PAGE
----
In If This is a Man, Primo Levi writes that he and the 650 other Italian Jews who were sent with him to Auschwitz in February 1944 were relieved to hear the name of their destination. What is now a metonym for the Holocaust was at that time still “a name without significance”, he writes, “but at least it implied some place on this earth”. That extraordinary line resonated with me when I first visited what remains of the camp near Krakow in Poland. Nearly 70 years after Levi was sent there, it seemed strange that Auschwitz is still actually “some place on this earth” – that is, not just a metaphysical break, as Adorno saw it, a uniquely terrible historical event, but also simply a physical location. As you approach the camp by car and see the signs for Oświęcim, the Polish name for the place, it seems incongruous – and even somehow obscene? – that normal life goes on here.
I’ve been fascinated by Horst Mahler – who, it has just emerged, may have been a Stasi informant in the 1960s – since I wrote a profile of him for The Times in 2003. The son of a Nazi, he became a socialist lawyer in the 1960s and represented leaders of the West German student movement such as Rudi Dutschke. After its collapse, he founded the Red Army Faction (RAF), the West German left-wing terrorist group, and spent the whole of the 1970s in prison until he was released with the help of another young left-wing lawyer named Gerhard Schröder. Just after Schröder became Germany’s Social Democrat chancellor in 1998, Mahler became a neo-Nazi and represented the far-right NPD. He is now in prison serving a seven-year sentence for denying the Holocaust – a criminal offence in Germany. But what, if anything, does his strange political journey tell us?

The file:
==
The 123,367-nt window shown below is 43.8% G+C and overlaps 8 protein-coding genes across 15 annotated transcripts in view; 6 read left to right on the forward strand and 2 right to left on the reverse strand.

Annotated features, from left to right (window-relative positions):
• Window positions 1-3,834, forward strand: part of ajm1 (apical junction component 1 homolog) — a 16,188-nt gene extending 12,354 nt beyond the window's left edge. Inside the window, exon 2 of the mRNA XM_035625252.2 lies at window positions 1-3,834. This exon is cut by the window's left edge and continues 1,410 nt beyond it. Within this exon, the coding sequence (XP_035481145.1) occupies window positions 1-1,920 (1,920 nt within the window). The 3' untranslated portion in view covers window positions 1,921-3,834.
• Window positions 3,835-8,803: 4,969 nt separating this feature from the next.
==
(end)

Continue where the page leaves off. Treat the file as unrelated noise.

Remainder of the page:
Since returning from a trip to India recently (I’ve been going since I was a kid but this was my first visit in a decade), I’ve been thinking about Subhas Chandra Bose, the Indian nationalist leader who fled to Berlin during World War II in order to form an alliance with the Nazis and later organised and led the Indian National Army (INA), which consisted of Indian prisoners of war who fought alongside the Japanese against the British in Burma and Imphal. I’ve always been interested in Bose, who, it seems to me, went spectacularly wrong because although his own cause was just, he completely failed to see beyond it. In particular, he failed to see the connections between India’s struggle for independence and the struggle against fascism in Europe. But despite his association with Nazism, Bose is still a revered figure in India. Marine Drive, the famous seafront promenade in downtown Bombay – my favourite place in the city – has even been renamed after him.
Perhaps no other place in Germany embodies Adorno and Horkheimer’s idea of the “dialectic of enlightenment” more than Buchenwald. The concentration camp, which I visited for the second time last weekend, is located on the Ettersberg, a hill just five miles away from Weimar – the home of German classicism. It therefore provides a particularly powerful illustration of the intimate connection between German culture and German barbarism. In fact, in 1937 the camp was literally built around an oak tree at which Goethe is supposed to have sat and discussed literature and life when he lived in Weimar in the late eighteenth and early nineteenth century. In a sense, therefore, Buchenwald – which President Obama visited last year – stands, more than any other concentration camp or death camp, for Nazism as a Zivilisationsbruch, or civilisational break.